- Site and patient needs: Keeping individual needs in mind throughout the entire trial process can help sites meet their goals. Direct-to-patient advertising, referral networks and validated recruitment strategies help with engagement. After trials, culturally-informed communications and understanding burdens and barriers can ensure participants maintain a thoughtful connection to the trial.
It’s vital we know what’s necessary to interest patients and sites in trial participation. At DIA, we presented findings from a 2021 global survey of patients and study investigators conducted by IQVIA, which showed that both groups are interested in decentralized trials (DCTs). Approximately 95% of surveyed investigators indicated interest in hybrid DCTs, trials enabling participants to perform some tasks away from trial sites. Most patients appreciated the flexibility offered by DCT options like telehealth and in-home care. More than 80% of patients were comfortable using apps to report symptoms and other relevant information.
Engagement, retention, and follow-up
Creating a consistent experience throughout the trial partnership helps personalize engagement for participants. Sponsors and study teams can initiate engagement by using an analytics-driven strategy to target and create awareness among the right patients. Hyper-customized communications through social media, pharmacies, and more can increase the likelihood that patients will respond.
Upon enrolment, intuitive online patient portal solutions give patients access to their full trial journey and data, heightening collaboration as patients are provided information on trial updates, visit reminders, their disease, and more. Sponsors can also offer concierge services to guide patients through the trial process, providing a human touch to further personalise their experience and reduce burdens, including helping them navigate DCT platforms, coordinating provider visits and encouraging them to share input.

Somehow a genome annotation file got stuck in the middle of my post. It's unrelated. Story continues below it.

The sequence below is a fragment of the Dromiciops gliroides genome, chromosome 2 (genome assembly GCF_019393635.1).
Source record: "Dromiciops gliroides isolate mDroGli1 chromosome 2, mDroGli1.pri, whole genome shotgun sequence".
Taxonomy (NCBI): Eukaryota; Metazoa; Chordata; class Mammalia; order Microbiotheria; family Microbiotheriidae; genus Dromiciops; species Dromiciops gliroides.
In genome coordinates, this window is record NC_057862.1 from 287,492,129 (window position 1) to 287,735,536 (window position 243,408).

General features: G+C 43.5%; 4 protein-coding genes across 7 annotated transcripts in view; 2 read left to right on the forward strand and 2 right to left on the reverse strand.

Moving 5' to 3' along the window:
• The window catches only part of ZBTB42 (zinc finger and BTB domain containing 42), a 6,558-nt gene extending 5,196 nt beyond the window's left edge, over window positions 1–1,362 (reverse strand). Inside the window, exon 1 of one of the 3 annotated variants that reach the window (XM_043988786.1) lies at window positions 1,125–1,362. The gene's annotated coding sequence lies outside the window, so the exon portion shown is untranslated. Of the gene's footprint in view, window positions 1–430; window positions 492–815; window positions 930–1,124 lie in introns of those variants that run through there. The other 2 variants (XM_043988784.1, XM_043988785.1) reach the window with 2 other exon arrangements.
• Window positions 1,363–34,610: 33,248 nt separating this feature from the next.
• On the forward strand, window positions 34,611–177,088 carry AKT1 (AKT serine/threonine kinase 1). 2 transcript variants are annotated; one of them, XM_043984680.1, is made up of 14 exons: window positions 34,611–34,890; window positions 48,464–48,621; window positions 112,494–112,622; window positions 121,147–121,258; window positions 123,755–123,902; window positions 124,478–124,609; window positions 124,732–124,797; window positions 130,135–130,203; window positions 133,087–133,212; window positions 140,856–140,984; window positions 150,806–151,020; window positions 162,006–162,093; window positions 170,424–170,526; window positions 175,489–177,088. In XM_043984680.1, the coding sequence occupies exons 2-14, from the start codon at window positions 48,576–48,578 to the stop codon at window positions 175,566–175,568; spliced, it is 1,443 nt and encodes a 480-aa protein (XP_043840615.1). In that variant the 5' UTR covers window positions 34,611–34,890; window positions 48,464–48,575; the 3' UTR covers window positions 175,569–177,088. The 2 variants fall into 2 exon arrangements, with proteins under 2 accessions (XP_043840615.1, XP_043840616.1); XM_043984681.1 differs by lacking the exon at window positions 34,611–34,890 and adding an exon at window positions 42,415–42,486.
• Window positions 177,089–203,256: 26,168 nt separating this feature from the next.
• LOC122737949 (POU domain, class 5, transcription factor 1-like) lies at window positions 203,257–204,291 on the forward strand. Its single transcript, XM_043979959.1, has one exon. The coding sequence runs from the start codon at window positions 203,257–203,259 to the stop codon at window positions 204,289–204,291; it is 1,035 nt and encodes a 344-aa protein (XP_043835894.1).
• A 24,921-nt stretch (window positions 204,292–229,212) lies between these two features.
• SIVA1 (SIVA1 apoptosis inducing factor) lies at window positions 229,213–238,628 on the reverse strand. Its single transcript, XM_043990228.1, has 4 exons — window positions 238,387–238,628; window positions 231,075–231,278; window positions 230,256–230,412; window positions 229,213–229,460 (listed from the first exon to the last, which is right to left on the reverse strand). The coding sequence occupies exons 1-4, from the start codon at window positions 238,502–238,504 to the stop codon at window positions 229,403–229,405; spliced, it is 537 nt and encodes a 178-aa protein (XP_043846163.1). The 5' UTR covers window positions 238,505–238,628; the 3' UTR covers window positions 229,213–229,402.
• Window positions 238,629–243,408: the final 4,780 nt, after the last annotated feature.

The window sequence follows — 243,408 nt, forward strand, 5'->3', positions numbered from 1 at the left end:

As patients want to be informed about trial outcomes and post-trial activities, maintaining a patient relationship during and after their trial journey is key for continued engagement. This connected approach empowers patients, keeping communication front and centre.
What the future holds
Looking at the future of patient centricity from an operational perspective, there are three core elements to consider:
- Trial design that incorporates patient feedback and removes burdens.
- Consistent and ongoing engagement with patients that emphasises the value of trial participation, allows them access to their health data and trial results, and highlights their contributions to future drug development.
- Various uses of interoperable technology that connect patients to clinical care and offers other DCT solutions.
As we continue to work to integrate DCT and other solutions and better connect with sites and communities to engage patients, we left DIA thinking about how to broaden our patient centricity focus. For example, how can we integrate caregiver perspectives more meaningfully, and how can we strengthen collaborations across the global healthcare ecosystem to improve patient outcomes?
Equipped with the expertise, innovative solutions and collaborative spirit, our industry has never been better positioned to empower the patient, elevate their experience and personalise healthcare to drive better outcomes for all. We can’t wait to share additional learnings with colleagues and patients at DIA 2023.
About the Author
Dr. Cynthia Verst is president, Design and Delivery Innovation, Research & Development Solutions at IQVIA and chair-elect of the DIA Board of Directors.
In this role, Dr. Verst is responsible for driving innovation and transformation throughout the trial lifecycle. Having previously served as president of both clinical operations and real world and late phase research for IQVIA, Dr. Verst brings a holistic and comprehensive view of clinical research and champions the advanced use of real-world data, analytics, and technology to advance therapies for patients.